Meanwhile, the Inspirato Colorado Open (July 20-23) and the Colorado Senior Open (Aug. 23-25) will be held in schedule slots similar to what is typical.

— Colorado once again will play host to a record-tying three AJGA tournaments in 2023, with events set for the Centennial State on consecutive weeks in June. The AJGA Colorado Junior at Walnut Creek is set for June 6-8, while the Colorado Springs Junior presented by Centura Health is scheduled for June 13-15 at King’s Deer Golf Club in Monument, and the AJGA Junior Open at The Bridges, presented by the City of Montrose, will be Aug. 1-3.

The name has been tweaked for the AJGA Colorado Junior at Walnut Creek, which previously featured the name of World Golf Hall of Famer — and former University of Colorado athlete — Hale Irwin attached to it.

Sophia Capua of Aurora won the girls 14-15 chip competition at the 2022 Drive, Chip & Putt National Finals. Two Coloradans will compete in the nationally televised 2023 event at Augusta National.

— A year after a record four Coloradans competed in the Drive, Chip & Putt National Finals at Augusta National, three juniors from the Centennial State will do likewise in the nationally televised April 2 event: Jacob Eagan of Castle Rock and Koehn Kuenzler of Cortez (both in boys 7-9 division) and Brady Shaw of Pueblo (boys 10-11). Eagan and Shaw qualified in a regional at Castle Pines Golf Club in Castle Rock, while Kuenzler did so at Desert Mountain in Scottsdale, Ariz. Sophia Capua of Aurora won the chip portion of the 2022 National Finals for the girls 14-15 division.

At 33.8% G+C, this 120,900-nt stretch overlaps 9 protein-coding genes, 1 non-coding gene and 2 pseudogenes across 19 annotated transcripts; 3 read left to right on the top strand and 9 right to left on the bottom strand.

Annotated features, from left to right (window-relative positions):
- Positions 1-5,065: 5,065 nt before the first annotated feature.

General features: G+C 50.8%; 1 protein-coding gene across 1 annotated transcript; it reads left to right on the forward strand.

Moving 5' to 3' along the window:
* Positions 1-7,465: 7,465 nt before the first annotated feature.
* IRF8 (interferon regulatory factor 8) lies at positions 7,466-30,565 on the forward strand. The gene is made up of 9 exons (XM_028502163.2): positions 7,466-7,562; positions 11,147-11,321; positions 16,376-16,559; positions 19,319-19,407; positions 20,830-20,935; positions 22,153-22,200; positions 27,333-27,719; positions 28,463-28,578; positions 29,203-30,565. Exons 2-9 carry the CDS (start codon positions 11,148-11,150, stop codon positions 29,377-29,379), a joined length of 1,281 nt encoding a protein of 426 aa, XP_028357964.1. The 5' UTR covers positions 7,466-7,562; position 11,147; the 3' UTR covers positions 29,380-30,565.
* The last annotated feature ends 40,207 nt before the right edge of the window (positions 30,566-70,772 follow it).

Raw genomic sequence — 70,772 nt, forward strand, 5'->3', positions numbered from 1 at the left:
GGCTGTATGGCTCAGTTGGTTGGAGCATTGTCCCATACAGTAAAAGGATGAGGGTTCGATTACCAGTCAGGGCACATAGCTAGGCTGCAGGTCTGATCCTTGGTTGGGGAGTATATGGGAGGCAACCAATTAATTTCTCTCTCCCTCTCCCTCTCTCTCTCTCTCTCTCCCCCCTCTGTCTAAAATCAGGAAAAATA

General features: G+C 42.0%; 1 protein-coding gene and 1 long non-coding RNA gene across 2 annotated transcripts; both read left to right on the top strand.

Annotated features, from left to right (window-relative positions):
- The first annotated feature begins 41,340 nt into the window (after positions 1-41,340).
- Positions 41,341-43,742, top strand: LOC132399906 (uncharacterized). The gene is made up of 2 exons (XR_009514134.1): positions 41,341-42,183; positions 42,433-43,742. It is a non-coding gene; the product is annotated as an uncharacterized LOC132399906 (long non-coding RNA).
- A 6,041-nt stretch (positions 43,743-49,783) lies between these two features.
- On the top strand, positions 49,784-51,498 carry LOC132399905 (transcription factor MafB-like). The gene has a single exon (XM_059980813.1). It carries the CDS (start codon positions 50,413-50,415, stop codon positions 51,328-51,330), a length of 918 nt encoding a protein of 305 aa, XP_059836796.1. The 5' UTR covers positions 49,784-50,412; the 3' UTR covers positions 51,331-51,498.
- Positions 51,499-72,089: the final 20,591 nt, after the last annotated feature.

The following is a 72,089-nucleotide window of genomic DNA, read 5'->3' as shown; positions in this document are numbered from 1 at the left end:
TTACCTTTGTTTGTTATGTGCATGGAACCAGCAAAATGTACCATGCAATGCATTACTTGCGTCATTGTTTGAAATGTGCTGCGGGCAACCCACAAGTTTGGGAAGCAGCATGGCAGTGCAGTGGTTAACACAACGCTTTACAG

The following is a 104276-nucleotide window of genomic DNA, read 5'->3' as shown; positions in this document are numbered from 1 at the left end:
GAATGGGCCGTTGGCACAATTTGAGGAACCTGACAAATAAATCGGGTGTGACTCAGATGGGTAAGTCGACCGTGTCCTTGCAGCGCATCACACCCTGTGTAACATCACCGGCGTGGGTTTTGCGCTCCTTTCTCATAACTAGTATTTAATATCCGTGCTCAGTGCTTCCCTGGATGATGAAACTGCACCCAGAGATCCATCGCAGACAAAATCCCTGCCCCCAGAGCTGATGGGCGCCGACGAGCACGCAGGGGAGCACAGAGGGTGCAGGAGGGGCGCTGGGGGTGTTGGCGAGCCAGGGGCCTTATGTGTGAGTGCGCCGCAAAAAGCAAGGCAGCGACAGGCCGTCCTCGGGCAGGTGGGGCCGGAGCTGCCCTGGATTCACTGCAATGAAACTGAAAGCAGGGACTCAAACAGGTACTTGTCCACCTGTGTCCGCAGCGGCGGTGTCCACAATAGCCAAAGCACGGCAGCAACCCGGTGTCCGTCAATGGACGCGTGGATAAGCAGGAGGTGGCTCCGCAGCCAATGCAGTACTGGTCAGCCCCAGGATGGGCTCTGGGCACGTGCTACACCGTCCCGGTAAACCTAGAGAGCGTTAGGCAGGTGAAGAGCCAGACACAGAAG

— On the “maybe” end of things, will 2023 be the year that Bernhard Langer matches or surpasses the once-seemingly-untouchable record of 45 victories posted on PGA Tour Champions by Colorado Sports Hall of Famer Hale Irwin? Langer, 65, recorded victory No. 44 in November.

— Barring the unforeseen, two players with strong Colorado ties will defend national titles during 2023. That would be Colorado Golf Hall of Famer Jill McGill in the U.S. Senior Women’s Open Aug. 24-27 in Portland, and Matt Schalk, PGA general manager at Colorado National, Oct. 24-29 in the national Senior PGA Professional Championship in Port St. Lucie, Fla.

Speaking of Schalk, he’ll be one of four Colorado PGA members competing in the KitchenAid Senior PGA Championship, a PGA Tour Champions major, May 25-28 in Frisco, Texas. That will be the first major contested at the new home of the PGA of America. The other Coloradans set to tee it up there: Doug Rohrbaugh of Carbondale, Micah Rudosky of Cortez and David Arbuckle of Colorado Springs.

— The second CGA State Junior Championship — a hybrid of the Junior Match Play and Junior Stroke Play of past years — will be held June 26-30 at CommonGround Golf Course in Aurora for open division players.

Kim Eaton, the Colorado Golf Hall of Famer who last year notched a record 26th CGA women’s championship title, will defend her CGA Women’s Senior Stroke play victory Aug. 15-16 at, appropriately enough, Eaton Country Club. After three CGA victories in 2022, she enters the new year with 28 CGA titles.

Jennifer Kupcho, the first Colorado native to win an LPGA Tour major,  will defend her title after the Chevron Championship moved from its longtime site, Rancho Mirage, Calif., to The Woodlands, north of Houston. The 2023 Chevron Championship is set for April 20-23 at The Club at Carlton Woods.

— Another Colorado native, Wyndham Clark, will try to notch his first PGA Tour victory before turning 30 on Dec. 9.